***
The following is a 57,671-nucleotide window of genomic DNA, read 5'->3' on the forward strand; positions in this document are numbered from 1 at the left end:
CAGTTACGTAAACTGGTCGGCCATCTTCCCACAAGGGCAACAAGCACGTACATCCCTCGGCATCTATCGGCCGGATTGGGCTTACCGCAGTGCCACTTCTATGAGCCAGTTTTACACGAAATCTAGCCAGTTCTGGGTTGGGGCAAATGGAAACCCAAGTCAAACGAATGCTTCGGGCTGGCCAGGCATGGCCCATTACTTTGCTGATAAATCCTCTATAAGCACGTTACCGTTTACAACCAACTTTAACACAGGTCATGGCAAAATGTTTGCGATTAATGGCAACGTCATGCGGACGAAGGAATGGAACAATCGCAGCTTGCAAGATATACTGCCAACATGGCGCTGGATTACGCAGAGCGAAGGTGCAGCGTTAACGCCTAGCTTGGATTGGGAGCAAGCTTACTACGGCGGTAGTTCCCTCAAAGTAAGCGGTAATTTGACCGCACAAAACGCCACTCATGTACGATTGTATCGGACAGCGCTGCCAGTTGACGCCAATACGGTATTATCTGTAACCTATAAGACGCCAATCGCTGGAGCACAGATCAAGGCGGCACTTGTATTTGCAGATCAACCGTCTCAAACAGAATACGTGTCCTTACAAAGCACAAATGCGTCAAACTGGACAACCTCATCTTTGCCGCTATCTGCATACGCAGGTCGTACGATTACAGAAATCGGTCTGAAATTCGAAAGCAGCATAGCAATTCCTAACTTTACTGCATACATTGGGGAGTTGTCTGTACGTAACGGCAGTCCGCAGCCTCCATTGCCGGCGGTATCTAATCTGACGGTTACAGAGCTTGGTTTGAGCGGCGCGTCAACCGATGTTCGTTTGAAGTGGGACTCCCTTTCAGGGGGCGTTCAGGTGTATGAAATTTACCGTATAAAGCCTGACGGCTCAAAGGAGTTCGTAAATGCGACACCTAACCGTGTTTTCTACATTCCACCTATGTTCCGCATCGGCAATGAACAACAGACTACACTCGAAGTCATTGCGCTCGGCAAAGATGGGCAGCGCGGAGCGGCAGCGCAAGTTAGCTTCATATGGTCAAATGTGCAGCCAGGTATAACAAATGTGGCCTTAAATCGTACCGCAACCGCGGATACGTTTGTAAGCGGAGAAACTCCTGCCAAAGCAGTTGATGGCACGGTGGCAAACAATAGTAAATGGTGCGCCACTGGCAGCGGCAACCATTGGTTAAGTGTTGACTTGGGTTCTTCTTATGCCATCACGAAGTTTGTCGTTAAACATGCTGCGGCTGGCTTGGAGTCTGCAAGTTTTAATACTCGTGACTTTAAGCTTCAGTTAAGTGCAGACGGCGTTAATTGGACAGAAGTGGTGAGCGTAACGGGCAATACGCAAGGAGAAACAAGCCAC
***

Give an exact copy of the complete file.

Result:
The following is a 57,671-nucleotide window of genomic DNA, read 5'->3' on the forward strand; positions in this document are numbered from 1 at the left end:
CAGTTACGTAAACTGGTCGGCCATCTTCCCACAAGGGCAACAAGCACGTACATCCCTCGGCATCTATCGGCCGGATTGGGCTTACCGCAGTGCCACTTCTATGAGCCAGTTTTACACGAAATCTAGCCAGTTCTGGGTTGGGGCAAATGGAAACCCAAGTCAAACGAATGCTTCGGGCTGGCCAGGCATGGCCCATTACTTTGCTGATAAATCCTCTATAAGCACGTTACCGTTTACAACCAACTTTAACACAGGTCATGGCAAAATGTTTGCGATTAATGGCAACGTCATGCGGACGAAGGAATGGAACAATCGCAGCTTGCAAGATATACTGCCAACATGGCGCTGGATTACGCAGAGCGAAGGTGCAGCGTTAACGCCTAGCTTGGATTGGGAGCAAGCTTACTACGGCGGTAGTTCCCTCAAAGTAAGCGGTAATTTGACCGCACAAAACGCCACTCATGTACGATTGTATCGGACAGCGCTGCCAGTTGACGCCAATACGGTATTATCTGTAACCTATAAGACGCCAATCGCTGGAGCACAGATCAAGGCGGCACTTGTATTTGCAGATCAACCGTCTCAAACAGAATACGTGTCCTTACAAAGCACAAATGCGTCAAACTGGACAACCTCATCTTTGCCGCTATCTGCATACGCAGGTCGTACGATTACAGAAATCGGTCTGAAATTCGAAAGCAGCATAGCAATTCCTAACTTTACTGCATACATTGGGGAGTTGTCTGTACGTAACGGCAGTCCGCAGCCTCCATTGCCGGCGGTATCTAATCTGACGGTTACAGAGCTTGGTTTGAGCGGCGCGTCAACCGATGTTCGTTTGAAGTGGGACTCCCTTTCAGGGGGCGTTCAGGTGTATGAAATTTACCGTATAAAGCCTGACGGCTCAAAGGAGTTCGTAAATGCGACACCTAACCGTGTTTTCTACATTCCACCTATGTTCCGCATCGGCAATGAACAACAGACTACACTCGAAGTCATTGCGCTCGGCAAAGATGGGCAGCGCGGAGCGGCAGCGCAAGTTAGCTTCATATGGTCAAATGTGCAGCCAGGTATAACAAATGTGGCCTTAAATCGTACCGCAACCGCGGATACGTTTGTAAGCGGAGAAACTCCTGCCAAAGCAGTTGATGGCACGGTGGCAAACAATAGTAAATGGTGCGCCACTGGCAGCGGCAACCATTGGTTAAGTGTTGACTTGGGTTCTTCTTATGCCATCACGAAGTTTGTCGTTAAACATGCTGCGGCTGGCTTGGAGTCTGCAAGTTTTAATACTCGTGACTTTAAGCTTCAGTTAAGTGCAGACGGCGTTAATTGGACAGAAGTGGTGAGCGTAACGGGCAATACGCAAGGAGAAACAAGCCAC